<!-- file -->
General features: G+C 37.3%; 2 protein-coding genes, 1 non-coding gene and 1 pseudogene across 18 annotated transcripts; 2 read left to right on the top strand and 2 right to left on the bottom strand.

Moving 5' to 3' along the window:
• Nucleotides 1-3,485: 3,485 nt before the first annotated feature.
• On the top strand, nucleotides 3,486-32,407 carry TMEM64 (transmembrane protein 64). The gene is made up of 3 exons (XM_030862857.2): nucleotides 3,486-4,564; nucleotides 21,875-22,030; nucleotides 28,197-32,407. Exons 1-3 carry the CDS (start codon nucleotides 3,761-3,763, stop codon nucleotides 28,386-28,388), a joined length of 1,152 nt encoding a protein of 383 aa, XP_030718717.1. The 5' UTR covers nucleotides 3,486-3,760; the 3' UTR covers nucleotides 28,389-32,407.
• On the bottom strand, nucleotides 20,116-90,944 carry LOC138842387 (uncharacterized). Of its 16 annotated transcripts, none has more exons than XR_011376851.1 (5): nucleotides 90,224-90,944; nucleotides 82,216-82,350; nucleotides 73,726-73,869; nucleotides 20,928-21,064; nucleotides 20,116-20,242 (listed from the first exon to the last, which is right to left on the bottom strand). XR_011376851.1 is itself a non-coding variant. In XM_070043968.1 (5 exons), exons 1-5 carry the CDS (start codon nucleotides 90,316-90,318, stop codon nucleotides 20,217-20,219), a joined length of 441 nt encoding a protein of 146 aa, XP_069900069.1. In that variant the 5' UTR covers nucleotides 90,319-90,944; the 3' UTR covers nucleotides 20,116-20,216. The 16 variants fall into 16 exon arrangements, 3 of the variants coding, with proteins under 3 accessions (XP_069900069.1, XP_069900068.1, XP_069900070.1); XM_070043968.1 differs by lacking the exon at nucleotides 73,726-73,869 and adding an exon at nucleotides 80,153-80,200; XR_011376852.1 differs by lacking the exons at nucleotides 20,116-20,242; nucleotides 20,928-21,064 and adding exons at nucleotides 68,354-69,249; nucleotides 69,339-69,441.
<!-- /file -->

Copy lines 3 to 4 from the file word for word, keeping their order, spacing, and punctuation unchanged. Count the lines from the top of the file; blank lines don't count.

• Nucleotides 1-3,485: 3,485 nt before the first annotated feature.
• On the top strand, nucleotides 3,486-32,407 carry TMEM64 (transmembrane protein 64). The gene is made up of 3 exons (XM_030862857.2): nucleotides 3,486-4,564; nucleotides 21,875-22,030; nucleotides 28,197-32,407. Exons 1-3 carry the CDS (start codon nucleotides 3,761-3,763, stop codon nucleotides 28,386-28,388), a joined length of 1,152 nt encoding a protein of 383 aa, XP_030718717.1. The 5' UTR covers nucleotides 3,486-3,760; the 3' UTR covers nucleotides 28,389-32,407.